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I want to create some folders in Linux using shell.

The folder names should be like this:

1-10000
10001-20000
20001-30000
30001-40000 

and so on.

Which commands I should use for this purpose?

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6 Answers

up vote 3 down vote accepted

Simple bash script

#!/bin/bash

mkdir 1-10000
for i in {1..5}
do
   mkdir ${i}001-$(($i+1))000
done
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Works in zsh and should also works in bash:

min=1; max=0; while ((max<40000)); do
  max=$((min-1+10000));
  mkdir $min-$max;
  min=$((max+1))
done
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Tested this in bash:

#!/bin/bash

n=1 # Your starting number
mx=40000 # Your max number
inc=10000 # The number of entries you want in each group

while [ $n -lt $mx ]; do
  mkdir ${n}'-'$[$n+$inc-1]
  n=$[$n+$inc]
done
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This should solve your problem

for i in $(seq 0 10000 100000)
do
    mkdir $(expr $i + 1)-$(expr $i + 10000)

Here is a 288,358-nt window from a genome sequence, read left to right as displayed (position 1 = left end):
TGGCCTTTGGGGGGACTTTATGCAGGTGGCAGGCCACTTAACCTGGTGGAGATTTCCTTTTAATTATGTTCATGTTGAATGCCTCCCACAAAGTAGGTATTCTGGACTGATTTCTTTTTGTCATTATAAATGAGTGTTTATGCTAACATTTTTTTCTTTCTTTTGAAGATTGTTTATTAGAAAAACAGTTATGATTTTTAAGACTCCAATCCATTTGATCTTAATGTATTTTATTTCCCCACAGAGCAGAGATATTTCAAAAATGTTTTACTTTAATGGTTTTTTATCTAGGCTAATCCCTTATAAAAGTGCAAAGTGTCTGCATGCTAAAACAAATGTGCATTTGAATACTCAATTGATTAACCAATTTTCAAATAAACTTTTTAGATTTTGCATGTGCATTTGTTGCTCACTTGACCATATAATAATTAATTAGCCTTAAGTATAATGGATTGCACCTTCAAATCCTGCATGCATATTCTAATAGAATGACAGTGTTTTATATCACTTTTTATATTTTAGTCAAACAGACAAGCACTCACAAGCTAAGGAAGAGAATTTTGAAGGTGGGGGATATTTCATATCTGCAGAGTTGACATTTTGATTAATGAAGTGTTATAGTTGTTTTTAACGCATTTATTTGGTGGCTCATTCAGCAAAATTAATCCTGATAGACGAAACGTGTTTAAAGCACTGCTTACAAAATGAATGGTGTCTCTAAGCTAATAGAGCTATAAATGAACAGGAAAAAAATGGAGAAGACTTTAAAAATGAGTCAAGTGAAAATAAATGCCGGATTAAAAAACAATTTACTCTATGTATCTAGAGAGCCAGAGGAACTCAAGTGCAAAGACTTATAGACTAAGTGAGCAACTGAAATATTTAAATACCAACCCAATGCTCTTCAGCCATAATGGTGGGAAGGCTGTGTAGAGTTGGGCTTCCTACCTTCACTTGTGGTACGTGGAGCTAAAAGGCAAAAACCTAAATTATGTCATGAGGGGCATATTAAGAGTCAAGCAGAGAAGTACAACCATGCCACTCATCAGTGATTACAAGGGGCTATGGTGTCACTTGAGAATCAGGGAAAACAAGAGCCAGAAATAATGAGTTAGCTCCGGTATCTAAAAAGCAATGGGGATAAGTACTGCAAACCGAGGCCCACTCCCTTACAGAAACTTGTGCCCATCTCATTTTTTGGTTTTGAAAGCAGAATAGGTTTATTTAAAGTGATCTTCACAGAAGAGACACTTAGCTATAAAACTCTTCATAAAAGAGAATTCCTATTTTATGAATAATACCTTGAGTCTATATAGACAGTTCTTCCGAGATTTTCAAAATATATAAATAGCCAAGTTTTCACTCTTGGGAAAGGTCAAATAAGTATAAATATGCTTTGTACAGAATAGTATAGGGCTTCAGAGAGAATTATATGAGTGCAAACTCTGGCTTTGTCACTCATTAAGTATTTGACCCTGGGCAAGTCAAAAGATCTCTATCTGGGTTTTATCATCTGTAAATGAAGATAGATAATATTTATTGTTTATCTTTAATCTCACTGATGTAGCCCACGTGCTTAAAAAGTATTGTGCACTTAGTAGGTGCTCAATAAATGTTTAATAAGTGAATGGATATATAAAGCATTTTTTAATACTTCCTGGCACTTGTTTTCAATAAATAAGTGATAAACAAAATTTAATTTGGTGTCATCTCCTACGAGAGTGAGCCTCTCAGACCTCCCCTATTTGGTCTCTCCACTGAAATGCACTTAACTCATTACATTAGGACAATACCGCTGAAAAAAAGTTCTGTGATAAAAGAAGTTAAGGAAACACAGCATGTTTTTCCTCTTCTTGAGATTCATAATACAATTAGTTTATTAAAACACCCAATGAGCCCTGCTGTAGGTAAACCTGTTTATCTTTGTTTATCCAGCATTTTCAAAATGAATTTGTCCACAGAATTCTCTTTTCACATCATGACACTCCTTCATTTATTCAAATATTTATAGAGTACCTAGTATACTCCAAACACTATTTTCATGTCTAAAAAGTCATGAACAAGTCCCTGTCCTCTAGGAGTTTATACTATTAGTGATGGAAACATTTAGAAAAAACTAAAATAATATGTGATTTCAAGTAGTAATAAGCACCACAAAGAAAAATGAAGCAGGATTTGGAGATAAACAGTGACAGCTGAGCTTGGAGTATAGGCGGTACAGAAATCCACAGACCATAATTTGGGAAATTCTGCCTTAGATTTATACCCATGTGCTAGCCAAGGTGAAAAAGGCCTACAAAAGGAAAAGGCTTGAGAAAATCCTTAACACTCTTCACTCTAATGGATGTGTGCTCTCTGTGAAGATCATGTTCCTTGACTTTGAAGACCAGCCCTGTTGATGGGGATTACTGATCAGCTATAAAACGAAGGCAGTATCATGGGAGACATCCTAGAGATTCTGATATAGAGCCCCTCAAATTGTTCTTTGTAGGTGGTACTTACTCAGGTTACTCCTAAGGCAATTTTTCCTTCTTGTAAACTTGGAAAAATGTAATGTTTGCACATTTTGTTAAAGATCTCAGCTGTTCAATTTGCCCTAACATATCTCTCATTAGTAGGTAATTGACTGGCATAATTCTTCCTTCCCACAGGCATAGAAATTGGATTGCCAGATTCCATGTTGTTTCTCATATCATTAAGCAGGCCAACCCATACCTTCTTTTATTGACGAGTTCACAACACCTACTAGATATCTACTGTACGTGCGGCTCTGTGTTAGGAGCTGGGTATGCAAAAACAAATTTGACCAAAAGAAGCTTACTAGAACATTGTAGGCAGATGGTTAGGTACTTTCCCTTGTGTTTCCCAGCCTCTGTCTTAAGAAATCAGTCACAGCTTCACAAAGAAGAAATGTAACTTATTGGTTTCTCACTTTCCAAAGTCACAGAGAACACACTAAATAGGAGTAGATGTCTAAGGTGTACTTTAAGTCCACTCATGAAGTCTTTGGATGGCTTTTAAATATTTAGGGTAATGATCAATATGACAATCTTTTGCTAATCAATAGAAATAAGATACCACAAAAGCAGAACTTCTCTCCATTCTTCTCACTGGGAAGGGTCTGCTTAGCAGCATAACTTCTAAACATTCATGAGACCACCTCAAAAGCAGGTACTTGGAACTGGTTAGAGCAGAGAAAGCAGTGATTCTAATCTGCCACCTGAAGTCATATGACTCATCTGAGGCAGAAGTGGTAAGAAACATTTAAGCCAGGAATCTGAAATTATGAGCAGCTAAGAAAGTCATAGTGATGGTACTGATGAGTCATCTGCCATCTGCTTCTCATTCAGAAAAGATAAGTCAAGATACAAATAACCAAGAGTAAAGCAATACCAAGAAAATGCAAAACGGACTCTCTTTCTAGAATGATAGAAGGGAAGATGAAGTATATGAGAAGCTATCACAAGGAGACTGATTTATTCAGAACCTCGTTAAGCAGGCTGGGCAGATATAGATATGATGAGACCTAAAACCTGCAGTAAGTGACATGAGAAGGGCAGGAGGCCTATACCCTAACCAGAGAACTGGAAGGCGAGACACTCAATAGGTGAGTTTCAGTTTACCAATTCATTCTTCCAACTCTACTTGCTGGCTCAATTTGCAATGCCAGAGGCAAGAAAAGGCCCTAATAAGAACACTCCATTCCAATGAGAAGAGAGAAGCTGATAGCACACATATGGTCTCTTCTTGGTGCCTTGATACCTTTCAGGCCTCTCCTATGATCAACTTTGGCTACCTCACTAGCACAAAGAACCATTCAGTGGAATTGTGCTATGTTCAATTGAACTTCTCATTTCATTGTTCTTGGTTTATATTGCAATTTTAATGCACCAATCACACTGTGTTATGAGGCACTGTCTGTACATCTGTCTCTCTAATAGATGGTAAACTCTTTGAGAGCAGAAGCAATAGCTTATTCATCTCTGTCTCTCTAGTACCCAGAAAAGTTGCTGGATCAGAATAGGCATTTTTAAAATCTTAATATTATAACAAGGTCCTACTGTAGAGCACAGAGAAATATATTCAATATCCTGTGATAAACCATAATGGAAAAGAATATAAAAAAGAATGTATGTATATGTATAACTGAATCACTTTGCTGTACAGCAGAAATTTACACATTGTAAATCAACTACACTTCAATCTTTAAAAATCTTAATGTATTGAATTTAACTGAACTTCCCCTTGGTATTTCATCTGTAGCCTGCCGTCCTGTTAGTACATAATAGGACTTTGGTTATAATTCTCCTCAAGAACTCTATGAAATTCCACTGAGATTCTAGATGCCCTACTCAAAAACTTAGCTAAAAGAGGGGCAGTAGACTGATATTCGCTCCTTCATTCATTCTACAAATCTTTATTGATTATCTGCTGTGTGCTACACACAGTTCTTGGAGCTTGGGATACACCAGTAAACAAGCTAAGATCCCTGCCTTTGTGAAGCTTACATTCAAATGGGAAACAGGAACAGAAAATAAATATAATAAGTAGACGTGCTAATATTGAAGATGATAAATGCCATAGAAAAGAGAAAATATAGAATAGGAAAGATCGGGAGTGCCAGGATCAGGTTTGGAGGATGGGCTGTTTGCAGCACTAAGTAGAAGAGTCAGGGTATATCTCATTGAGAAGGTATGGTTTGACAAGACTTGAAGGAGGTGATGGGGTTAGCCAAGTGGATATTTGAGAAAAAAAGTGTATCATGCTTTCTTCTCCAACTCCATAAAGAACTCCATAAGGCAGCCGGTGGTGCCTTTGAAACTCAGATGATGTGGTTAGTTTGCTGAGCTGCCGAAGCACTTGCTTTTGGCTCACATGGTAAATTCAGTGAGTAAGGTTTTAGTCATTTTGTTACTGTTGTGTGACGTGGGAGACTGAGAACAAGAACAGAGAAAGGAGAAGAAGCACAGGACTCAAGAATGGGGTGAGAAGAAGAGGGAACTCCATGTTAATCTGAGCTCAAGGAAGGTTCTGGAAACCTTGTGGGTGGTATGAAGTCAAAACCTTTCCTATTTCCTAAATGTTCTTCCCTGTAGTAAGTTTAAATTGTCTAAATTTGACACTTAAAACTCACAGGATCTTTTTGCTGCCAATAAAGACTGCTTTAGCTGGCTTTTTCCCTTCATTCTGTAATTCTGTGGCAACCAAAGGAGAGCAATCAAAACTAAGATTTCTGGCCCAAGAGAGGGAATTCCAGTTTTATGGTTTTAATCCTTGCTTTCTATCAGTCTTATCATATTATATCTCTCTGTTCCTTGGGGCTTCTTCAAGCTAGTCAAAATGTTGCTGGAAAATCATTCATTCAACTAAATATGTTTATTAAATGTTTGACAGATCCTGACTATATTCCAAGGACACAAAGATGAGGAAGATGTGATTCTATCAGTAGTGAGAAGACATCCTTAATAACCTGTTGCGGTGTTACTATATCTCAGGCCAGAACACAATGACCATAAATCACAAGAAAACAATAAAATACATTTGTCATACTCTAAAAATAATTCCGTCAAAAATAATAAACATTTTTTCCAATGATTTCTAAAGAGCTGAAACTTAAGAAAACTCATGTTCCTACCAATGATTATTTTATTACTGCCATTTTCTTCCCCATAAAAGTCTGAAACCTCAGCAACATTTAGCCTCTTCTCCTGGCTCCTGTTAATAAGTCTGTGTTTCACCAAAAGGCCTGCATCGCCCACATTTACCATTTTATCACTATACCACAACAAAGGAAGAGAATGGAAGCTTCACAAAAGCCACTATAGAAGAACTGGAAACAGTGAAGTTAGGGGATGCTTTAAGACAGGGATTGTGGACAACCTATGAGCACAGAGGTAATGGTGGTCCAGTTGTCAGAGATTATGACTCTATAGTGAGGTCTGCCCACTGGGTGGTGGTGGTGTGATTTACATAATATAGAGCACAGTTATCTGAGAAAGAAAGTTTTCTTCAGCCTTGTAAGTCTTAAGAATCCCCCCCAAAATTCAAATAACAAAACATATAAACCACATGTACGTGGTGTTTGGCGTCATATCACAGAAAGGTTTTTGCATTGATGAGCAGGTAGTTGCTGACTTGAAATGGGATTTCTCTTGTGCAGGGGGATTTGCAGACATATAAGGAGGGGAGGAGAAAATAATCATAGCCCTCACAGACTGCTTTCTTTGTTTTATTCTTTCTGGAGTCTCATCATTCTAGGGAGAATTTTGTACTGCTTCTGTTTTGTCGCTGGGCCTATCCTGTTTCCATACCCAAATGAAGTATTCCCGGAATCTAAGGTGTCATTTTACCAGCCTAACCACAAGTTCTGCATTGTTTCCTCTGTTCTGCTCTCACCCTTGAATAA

done

The following was a suggested improvement from an anonymous user. I've added it as a separate paragraph (without verification) so that both the versions are archived.

for i in $(seq 0 10000 100000)
do 
     mkdir $((i + 1))-$((i + 10000))
done
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see man mkdir

it should be used for creating directory in unix. I believe this is homework and also you havent posted anything that you have tried so far.

If you looking for a shell script then try to take the line that you have mentioned as input and loop around the comma separated values and then split the value inside another loop and then compare with the max value after splitting and then create the directory using mkdir.algorithm goes like this:

for each 1-10000,10001-20000,20001-30000,30001-40000 
split value1-value2 into value1 and value2
for i=value1 and i <=value2
mkdir $i
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3  
I think the gist of the problem is generating that series of numbers. Not the command to create a directory. –  Noufal Ibrahim Aug 2 '12 at 12:33
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Here's a zsh alternative using the new {start..end..step} sequence generator:

start=1
end=40000
step=10000
paste <(print -l {$start..$end..$step})                 \
      <(print -l {$((start + $step - 1))..$end..$step}) \
| while read n1 n2; do 
    mkdir $n1-$n2
  done
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